Imagine yourself thinking this: "I don't really owe him the two grand, but he's a great guy, and it sure would make him happy. So I guess I'll just go ahead and be a nice person and give it to him anyway."
I can imagine two circumstances under which I might think like that. 1) The guy has some badly compromising photographs of me. 2) The guy is my brother-in-law; he's unemployed; he's suffering from a debilitating illness; he was robbed recently; my wonderful sister whom I love and trust is begging me to help him; and he has some badly compromising photographs of me.
Here is why I raise the point. Assistant Dallas City Manager Ryan Evans is pushing the city council to give a $3 million subsidy in city tax money to some people who are building a 20-story luxury condo tower on one of the most desirable pieces of land in the city, in the Uptown District at Haskell Avenue and Central Expressway, two miles north of downtown.
We are not legally bound to give them the $3 million, and these incentives the city gives away are supposed to induce people to develop in bad areas, not the hottest real estate in town, which people are competing to get to and develop. It's like dropping a Christmas basket off at Mark Cuban's house.
But Evans is pushing the council to give the developers the $3 million in city money anyway, because he says they're good guys, and it would make a statement about the way City Hall does business.
The main player in the development deal is Neal Sleeper, who has turned a wasteland into a wonderful neighborhood, including West Village and all of the stylish new condo and apartment development in that area. Everybody agrees he is a good guy.
But come on! Three million bucks, and City Hall doesn't owe it? Give it to him anyway? City Hall? City Hall, that can't afford to mow the grass? Can we talk about this?
Mayor Laura Miller has suggested the city should hold back on giving this $3 million subsidy to Fairfield Residential LLC, which wants to build the condo tower on land it will buy from Sleeper's Cityplace Co. Mayor Miller says she's not mad at Sleeper.
"I think he is a great guy," she said on the phone the other day, "and every time I see him I'm happy to see him, and I think he's done a super job. But it doesn't matter who's asking. That's not the point."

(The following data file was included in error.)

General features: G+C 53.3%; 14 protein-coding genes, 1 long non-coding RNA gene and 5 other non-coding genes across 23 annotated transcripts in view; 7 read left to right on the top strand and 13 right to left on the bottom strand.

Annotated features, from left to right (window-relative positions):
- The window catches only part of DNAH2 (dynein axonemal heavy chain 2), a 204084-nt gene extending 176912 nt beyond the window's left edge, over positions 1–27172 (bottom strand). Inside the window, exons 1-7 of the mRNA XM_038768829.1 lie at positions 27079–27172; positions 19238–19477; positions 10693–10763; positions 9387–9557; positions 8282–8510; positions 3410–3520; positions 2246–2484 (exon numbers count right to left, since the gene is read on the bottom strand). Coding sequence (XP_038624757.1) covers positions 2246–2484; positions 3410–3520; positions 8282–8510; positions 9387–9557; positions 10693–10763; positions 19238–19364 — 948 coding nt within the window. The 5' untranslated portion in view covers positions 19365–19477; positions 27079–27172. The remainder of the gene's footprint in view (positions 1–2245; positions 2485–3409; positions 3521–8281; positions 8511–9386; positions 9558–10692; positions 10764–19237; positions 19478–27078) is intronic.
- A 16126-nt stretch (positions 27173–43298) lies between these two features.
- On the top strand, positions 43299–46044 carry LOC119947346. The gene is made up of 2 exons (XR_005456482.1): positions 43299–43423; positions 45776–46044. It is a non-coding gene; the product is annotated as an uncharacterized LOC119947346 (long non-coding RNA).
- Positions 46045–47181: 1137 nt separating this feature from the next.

The point, she says, is the city needs to count its purse. It should put money on the table only when that money will move the game forward, and it should keep its money in the purse if giving it away won't do any good.
She said: "The one thing that I've never changed about as a journalist and a council member and as mayor: At some point I just think you turn the tap off, and I have a really strong gut check for when that is."
"I just always go back to that but-for test. But for this subsidy, this blighted part of town wouldn't turn around."
She says the Fairfield project--on land that has already turned around and was ardently sought by three major developers--doesn't qualify. The city doesn't need to offer anybody an incentive to develop that land. Everybody wants to anyway.
Here's where we get to Sleeper and his partner Don McNamara. In the early 1980s the old Southland Corp., still locally controlled by the Thompson family, acquired a huge amount of land in the Haskell-Lemmon Avenue-Central Ex-pressway area which it intended to develop as a closer-in Las Colinas-style new downtown.
The venture went belly-up, and the land lay fallow and bleak for years. In 1990 McNamara and Sleeper bought up all of that screwed-up land. Two years later they talked the city into giving them their own "tax increment finance district," called the Cityplace TIF. It made sense.
Normally, a developer has to pay to build the new streets and sewers in his development, to say nothing of paying property taxes to help defray the extra police and fire protection and other services the city is obligated to provide him. In a TIF, the city says: "Look, we know nobody wants to lay out all that money to develop here, because it's a dicey area, and the risk is too big. So here's what we'll do. You go ahead and pay for all the new streets, etc., as usual. And you pay your taxes, as usual. But we'll keep all the tax money you pay us in a special account. And when we get enough cash in there, we'll pay some of it back to you to help cover the costs of public infrastructure that you have already installed." It's a way to help lay off the risk.